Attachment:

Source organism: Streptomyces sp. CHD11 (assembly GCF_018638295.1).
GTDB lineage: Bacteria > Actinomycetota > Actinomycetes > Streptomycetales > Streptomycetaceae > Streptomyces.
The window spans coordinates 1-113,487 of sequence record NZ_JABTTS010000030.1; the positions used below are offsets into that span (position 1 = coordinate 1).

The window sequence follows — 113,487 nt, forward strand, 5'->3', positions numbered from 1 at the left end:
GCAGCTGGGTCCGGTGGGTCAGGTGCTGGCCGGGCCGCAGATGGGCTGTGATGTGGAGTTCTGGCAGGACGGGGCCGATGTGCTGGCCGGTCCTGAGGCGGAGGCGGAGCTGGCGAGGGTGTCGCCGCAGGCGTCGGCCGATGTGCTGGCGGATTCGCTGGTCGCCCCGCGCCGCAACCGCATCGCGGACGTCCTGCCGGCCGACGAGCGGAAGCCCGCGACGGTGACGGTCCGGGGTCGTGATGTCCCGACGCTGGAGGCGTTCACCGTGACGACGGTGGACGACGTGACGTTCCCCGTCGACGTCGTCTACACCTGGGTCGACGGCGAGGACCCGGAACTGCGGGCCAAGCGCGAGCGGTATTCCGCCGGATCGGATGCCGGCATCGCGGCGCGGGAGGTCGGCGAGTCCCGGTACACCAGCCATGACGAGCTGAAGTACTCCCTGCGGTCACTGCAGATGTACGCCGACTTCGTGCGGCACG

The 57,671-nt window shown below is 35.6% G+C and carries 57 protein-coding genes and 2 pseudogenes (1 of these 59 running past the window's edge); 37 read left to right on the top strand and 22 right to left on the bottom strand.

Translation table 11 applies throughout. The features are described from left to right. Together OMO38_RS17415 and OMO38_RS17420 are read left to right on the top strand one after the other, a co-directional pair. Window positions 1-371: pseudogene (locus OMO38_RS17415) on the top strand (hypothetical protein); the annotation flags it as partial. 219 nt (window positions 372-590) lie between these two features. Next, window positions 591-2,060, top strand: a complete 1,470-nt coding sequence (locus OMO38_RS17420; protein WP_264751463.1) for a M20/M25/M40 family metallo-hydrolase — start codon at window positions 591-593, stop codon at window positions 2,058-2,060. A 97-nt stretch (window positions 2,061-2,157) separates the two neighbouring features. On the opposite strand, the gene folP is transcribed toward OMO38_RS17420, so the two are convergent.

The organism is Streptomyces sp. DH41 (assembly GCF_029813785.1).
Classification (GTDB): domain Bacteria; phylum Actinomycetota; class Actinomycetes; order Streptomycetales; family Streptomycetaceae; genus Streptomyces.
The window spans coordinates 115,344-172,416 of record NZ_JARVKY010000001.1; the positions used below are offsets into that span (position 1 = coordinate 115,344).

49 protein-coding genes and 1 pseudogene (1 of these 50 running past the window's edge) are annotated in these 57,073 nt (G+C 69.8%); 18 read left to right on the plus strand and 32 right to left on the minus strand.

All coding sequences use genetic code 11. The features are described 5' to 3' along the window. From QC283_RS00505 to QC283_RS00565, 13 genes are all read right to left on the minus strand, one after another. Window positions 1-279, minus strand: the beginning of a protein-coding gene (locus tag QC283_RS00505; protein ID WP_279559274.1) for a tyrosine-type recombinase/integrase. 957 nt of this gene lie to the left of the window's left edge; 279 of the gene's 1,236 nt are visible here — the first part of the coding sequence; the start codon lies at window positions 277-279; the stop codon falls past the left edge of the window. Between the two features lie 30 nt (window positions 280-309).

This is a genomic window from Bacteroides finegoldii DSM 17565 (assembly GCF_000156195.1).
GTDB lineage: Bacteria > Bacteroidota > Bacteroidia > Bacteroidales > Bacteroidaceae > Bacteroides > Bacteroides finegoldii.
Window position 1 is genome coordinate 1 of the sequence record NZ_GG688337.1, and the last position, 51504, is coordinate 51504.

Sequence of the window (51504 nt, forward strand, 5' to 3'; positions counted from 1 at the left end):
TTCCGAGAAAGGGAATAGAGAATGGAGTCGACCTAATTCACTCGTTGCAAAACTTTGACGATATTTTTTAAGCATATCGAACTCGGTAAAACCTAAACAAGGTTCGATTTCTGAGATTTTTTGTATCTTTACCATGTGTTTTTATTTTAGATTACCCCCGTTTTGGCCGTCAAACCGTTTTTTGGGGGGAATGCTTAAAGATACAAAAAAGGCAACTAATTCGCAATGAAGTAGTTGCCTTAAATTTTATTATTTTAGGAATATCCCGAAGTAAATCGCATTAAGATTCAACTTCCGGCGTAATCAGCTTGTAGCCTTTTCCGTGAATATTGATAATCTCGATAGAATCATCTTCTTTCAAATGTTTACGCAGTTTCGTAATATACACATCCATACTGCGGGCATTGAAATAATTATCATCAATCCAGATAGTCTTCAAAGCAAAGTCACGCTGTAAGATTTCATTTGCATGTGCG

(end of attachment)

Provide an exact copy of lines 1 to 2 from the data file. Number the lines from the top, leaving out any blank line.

Source organism: Streptomyces sp. CHD11 (assembly GCF_018638295.1).
GTDB lineage: Bacteria > Actinomycetota > Actinomycetes > Streptomycetales > Streptomycetaceae > Streptomyces.